- Format: Hardcover
- ISBN: 978-1-5261-2431-9
- Pages: 288
- Price: £25.00
- Published Date: January 2020
- Series: Disability History
An electronic version of this book is also available under a Creative Commons (CC-BY-NC-ND) license, thanks to the support of the Wellcome Trust.
Coalmining was a notoriously dangerous industry and many of its workers experienced injury and disease. However, the experiences of the many disabled people within Britain's most dangerous industry have gone largely unrecognised by historians. This book looks at British coal through the lens of disability, using an interdisciplinary approach to examine the lives of disabled miners and their families.
A diverse range of sources are used to examine the economic, social, political and cultural impact of disability in the coal industry, looking beyond formal coal company and union records to include autobiographies, novels and existing oral testimony. It argues that, far from being excluded entirely from British industry, disability and disabled people were central to its development. The book will appeal to students and academics interested in disability history, disability studies, social and cultural history and representations of disability in literature.
'Rich sources and powerful stories animate this volume. [...] Disability in Industrial Britain is a major contribution to our understanding of the British coalfield when it was at the heart of a leading industrial economy. Bohata et al.'s emphasis on disability as a centrally constitutive part of coalfield life is highly original and forms a logical extension to the evolution of the historiography towards community, embodiment and cultural production.'
Reviews in History
'This volume is well written and has a clear structure which drives efficiently and engagingly to the authors' conclusions.'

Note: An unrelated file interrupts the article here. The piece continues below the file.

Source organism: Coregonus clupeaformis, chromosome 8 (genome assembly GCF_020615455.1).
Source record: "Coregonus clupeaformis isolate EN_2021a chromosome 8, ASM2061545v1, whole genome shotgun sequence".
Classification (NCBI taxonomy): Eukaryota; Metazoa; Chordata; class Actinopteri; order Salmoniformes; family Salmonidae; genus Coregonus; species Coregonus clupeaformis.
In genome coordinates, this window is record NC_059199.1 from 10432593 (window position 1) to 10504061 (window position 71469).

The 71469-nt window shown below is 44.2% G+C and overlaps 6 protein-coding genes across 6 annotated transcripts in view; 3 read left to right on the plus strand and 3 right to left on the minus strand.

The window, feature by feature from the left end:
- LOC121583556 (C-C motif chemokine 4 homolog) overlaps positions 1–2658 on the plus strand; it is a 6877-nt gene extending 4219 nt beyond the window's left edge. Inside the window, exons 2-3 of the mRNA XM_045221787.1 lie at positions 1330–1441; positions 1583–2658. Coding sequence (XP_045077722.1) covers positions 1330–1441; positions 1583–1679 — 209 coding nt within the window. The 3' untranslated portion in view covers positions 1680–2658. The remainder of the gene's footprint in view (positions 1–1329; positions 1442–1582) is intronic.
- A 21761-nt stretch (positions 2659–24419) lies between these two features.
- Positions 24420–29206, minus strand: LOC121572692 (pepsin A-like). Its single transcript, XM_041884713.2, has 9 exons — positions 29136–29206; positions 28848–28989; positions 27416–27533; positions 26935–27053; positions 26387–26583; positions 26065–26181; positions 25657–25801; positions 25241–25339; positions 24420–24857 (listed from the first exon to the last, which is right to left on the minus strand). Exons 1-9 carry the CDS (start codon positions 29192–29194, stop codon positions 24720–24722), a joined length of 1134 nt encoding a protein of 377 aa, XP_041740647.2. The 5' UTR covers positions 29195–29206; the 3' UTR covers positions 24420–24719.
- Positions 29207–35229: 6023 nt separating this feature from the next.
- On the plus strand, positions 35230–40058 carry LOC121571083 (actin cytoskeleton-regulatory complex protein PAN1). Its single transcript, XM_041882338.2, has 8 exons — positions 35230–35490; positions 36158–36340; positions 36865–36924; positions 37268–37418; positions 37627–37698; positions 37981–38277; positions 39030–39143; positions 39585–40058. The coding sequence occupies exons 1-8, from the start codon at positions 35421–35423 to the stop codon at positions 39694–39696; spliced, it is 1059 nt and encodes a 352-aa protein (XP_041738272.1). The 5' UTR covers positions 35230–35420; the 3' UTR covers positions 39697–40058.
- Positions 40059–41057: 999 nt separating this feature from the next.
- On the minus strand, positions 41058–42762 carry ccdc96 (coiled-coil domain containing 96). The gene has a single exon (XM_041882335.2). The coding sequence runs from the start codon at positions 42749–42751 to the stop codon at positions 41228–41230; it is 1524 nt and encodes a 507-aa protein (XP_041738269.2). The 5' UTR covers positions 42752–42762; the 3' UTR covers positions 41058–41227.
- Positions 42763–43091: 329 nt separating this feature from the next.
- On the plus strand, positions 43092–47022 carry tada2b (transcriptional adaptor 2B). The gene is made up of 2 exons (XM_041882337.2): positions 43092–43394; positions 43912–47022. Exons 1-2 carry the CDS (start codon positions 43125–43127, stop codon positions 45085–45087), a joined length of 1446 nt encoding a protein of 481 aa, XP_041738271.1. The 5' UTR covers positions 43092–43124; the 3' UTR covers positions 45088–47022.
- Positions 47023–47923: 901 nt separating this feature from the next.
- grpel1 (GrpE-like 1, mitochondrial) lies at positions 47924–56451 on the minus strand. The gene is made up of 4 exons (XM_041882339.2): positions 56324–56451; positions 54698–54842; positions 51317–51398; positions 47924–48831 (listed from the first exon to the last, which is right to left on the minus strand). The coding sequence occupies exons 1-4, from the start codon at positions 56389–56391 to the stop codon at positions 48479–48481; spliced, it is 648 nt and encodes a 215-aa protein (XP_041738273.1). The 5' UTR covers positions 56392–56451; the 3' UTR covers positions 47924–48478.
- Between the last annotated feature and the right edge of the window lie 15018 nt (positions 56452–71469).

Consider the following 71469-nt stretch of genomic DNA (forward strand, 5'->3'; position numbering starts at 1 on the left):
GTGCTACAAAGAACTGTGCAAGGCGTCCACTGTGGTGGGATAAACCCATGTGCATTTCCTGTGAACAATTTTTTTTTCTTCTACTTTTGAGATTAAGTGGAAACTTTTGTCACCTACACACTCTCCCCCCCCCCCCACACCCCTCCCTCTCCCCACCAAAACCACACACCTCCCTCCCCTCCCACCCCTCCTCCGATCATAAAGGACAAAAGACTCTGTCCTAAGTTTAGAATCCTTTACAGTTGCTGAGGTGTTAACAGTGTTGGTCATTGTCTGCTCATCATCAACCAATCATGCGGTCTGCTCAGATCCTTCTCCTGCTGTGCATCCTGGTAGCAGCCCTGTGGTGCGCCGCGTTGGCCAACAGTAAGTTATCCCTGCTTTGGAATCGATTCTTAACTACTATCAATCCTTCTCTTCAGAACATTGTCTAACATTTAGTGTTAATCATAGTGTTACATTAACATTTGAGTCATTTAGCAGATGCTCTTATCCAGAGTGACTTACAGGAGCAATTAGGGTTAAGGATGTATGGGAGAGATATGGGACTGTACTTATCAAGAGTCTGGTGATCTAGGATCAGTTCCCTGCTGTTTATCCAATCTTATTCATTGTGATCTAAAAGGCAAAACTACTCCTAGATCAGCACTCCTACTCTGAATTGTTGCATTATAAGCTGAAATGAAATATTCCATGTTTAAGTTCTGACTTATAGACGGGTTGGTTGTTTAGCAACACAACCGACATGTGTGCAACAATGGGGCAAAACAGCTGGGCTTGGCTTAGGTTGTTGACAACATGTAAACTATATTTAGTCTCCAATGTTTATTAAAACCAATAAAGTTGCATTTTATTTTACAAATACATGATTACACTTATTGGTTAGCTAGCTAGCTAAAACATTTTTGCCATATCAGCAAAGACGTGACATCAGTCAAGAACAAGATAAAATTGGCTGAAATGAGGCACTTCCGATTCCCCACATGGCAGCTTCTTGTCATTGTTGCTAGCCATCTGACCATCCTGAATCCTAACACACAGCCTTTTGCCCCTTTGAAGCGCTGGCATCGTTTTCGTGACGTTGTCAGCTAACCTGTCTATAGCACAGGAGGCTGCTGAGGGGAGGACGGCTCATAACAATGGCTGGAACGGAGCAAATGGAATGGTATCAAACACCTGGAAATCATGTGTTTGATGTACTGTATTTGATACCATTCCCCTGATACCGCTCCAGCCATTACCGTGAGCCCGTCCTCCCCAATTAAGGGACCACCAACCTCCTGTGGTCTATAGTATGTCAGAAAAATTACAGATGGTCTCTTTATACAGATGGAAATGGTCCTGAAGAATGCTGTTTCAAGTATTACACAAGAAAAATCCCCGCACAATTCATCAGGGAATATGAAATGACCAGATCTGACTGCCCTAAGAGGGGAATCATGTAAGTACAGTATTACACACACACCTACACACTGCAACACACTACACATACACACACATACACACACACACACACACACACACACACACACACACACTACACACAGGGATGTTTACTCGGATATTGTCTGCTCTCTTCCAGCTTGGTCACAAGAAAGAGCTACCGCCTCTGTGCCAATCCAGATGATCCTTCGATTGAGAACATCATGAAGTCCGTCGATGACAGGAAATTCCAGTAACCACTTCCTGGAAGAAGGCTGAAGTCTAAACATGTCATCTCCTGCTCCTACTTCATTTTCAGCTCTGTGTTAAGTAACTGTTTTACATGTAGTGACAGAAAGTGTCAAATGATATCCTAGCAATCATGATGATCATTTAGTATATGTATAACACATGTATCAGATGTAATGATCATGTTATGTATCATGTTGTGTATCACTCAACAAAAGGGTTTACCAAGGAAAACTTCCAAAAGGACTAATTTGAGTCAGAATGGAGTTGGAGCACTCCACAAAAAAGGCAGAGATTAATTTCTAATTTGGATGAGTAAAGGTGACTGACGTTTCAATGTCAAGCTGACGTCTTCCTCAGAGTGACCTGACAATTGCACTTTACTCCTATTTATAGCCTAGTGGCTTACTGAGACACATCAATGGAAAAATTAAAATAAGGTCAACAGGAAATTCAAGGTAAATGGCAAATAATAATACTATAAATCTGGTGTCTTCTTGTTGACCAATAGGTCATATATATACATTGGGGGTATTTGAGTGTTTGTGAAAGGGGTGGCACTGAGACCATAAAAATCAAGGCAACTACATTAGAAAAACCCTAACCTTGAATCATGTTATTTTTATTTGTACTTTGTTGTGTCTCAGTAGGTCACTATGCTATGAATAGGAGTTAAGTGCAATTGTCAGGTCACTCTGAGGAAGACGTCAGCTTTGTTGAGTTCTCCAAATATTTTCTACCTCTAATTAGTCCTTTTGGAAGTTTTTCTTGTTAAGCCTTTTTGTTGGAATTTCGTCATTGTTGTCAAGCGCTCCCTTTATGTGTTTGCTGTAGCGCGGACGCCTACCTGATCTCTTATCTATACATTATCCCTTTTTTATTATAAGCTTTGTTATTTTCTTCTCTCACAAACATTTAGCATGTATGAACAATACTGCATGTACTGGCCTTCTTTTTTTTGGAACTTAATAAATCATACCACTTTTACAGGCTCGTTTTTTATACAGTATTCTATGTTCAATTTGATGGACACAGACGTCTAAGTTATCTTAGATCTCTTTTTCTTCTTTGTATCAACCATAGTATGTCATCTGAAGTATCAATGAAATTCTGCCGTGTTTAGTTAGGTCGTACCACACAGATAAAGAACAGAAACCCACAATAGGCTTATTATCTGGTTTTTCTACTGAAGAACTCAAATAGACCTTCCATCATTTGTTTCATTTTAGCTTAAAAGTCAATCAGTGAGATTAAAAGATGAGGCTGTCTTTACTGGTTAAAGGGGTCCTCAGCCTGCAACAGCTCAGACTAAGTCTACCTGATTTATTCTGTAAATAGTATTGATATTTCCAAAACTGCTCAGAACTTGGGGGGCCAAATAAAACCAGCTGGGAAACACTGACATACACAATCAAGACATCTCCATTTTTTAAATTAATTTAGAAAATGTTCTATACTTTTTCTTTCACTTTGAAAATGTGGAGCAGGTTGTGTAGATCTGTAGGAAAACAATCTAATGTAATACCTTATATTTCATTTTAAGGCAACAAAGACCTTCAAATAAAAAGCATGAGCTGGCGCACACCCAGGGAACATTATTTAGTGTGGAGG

Labour History Review
'The authors tell not one story but many stories, highlighting distinct regional and national trajectories informed by the divergent pace of industrialization across the United Kingdom, variations in geology and geography, and distinctive religious, political, and industrial cultures. They succeed in bringing to visibility fragments of individual stories that remind us of both the difficulties and rewards of retrieving the voices of disabled people.'
H-Disability, Vicky Long
1. Work, economy and disability in the British coalfields
2. Medicalising miners in the twentieth century? Medicine, care and rehabilitation
3. Systems of financial support for disabled miners and their families
4. Social relations in the construction and experience of disability
5. The politicisation of disability
6. Disability in coalfields literature 1880-1948
Steven Thompson is a Senior Lecturer in the Department of History and Welsh History at Aberystwyth University
Mike Mantin was Research Fellow for the Disability and Industrial Society project
Kirsti Bohata is Professor of English and Director of CREW, the Centre for Research into the English Literature and
Language of Wales at Swansea University
Alexandra Jones was on a Full PhD Studentship for the Disability and Industrial Society project